Monday, 6 July 2015
A formula is beginning to take shape amongst acclaimed foreign features. The directional styles of Russian drama Leviathan, Aghar Farhadi's The Past and now Estonian-Georgian feature Tangerines echo each other, their resounding similarities a distraction from their storytelling integrity. Such familiar traits include the use of minimal editing, careful, naturalistic dialogue and mundane goings-on, interrupted by jarring, sensationalist events. They test the viewer's patience, an implied promise of lurid payoff always lingering at the back of our minds. The general intention of this stylistic choice is to assert that such destructive events of suicide, brutalities of civil war and political reverence are jarring, events that can never be expected in the mundane sensibilties of everyday life. This formula is evidently suffice to solicit an Oscar nomination but striking content, the Academy makes clear, is only a baseline requirement. Critics argue greater artistic license should be exercised to distinguish these features, noting the unusual photographic techniques of Ida, the emotional prowess of Blue is the Warmest Color and the decorative, expansive scope of The Great Beauty. So in answering the question of whether this new formula detracts from the quality of the feature? In terms of originality it does devaluate the viewer experience but Tangerines does well in compensating its predictable narrative with absorbing dialogue and a palpable chemistry between rich, layered characters.
Tangerines captures the simple life of an ageing Estonian immigrant, Ivo (Lembit Ulfsak), during the violent conflict of Soviet Russia's dissolution in 1992. He and another immigrant farmer, Margus (Elmo Nüganen), remain in Georgia with the intention of harvesting a final crop of tangerines. But the war advances rapidly, violent conflict befalls on their very doorstep and Ivo takes in two wounded soldiers from opposite sides, Ahmed (Giorgi Nakashidze), a Chechen, and Niko (Mikheil Meskhi), a Georgian. Gratitude and respect for their peaceful saviour keeps bloodshed from inside Ivo's home, vow as they may that once they have recovered and step outside of Ivo's household oasis, war will proceed.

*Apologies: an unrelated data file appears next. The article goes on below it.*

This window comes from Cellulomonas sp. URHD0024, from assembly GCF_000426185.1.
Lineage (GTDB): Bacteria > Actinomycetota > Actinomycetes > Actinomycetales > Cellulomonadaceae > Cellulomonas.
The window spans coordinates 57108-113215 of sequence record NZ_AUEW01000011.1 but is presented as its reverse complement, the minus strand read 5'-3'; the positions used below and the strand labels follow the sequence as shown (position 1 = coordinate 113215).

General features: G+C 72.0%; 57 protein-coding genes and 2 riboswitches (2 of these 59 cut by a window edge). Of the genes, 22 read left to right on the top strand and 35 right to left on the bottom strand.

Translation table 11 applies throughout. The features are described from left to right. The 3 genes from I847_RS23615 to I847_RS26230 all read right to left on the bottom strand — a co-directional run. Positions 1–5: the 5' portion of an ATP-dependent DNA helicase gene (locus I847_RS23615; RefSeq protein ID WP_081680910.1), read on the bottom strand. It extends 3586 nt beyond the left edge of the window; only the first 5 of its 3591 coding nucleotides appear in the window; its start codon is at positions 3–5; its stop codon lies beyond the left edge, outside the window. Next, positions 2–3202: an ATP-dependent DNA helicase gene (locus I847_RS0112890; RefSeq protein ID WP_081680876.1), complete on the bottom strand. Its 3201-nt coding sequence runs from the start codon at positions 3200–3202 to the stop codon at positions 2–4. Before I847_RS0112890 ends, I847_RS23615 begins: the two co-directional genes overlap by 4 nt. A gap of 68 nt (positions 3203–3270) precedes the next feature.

Tangerines is a sobering human drama which carries with it, a simple moral message about harmony, order, peace and pacifism. Ivo acts as a reluctant mediator to two impassioned soldiers driven by patriotism. He probes their appreciation for the sanctity of life by questioning their right to kill and watches as humanity triumphs over violent ideals. Animosity rises and builds between the two men, their disputes titter dangerously between mild divergence of values and flagrant death threats. However, as the two men encounter one another with Ivo enforcing peace in his household, enemies become humanised and the war demoralised. Their once violent resolves crumble around their feet as the soldiers dine together and speak with one another, affiliated by a mutual regard for Ivo's kindness. It plays out in smouldering fashion, a microscopic human drama transpiring in the context of civil warfare. A sombre tone is matched by modest ambitions, a simple moral matched by simple editing - its message, perhaps not one of novel insight but of celebrated clarity.
The brutalities of the civil war are set against the rural backdrop of scenic Georgia, blood drips unceremoniously onto pastoral greens, gunfire erupts jarringly, kicking up dirt, and bodies pile up and then sink below the soil. The visuals are strangely reminiscent of the dystopian visions so popular with young adult audiences, such as the British apocalyptic feature How I Live Now. The feature is laced with a spectral, traditional Georgian score but concludes with an 80s pop song, similar to the musical structure of Léon the Professional - a film plagued notably by strictly classical music until the conclusion where the audience is left with a 90s Sting song.
The film may depict the explicit conflict the between the soldiers, but it is really Ivo which harbours the challenging values. The soldiers, Niko and Ahmed, are patrons of patriotism and honour, pro-active and vocal in their resolves. Ivo is only quietly demonstrative in his ploy to instil a sense of compassion and humanity to those around him. The interactions between the two parties of peaceful Estonians and war-hardened soldiers makes for 88 minutes of tactile tension. The film is built upon jarring events, Ivo making tea and brewing sensitivity in his guests one minute and burying bodies in shallow graves the next. In the very least Tangerines joins the ranks of music, film and literature which serve as references to the plight of military conflict and the comparative appeal of pacifism. Given its subtle manipulation of the audience, Tangerines is only beautifully convincing.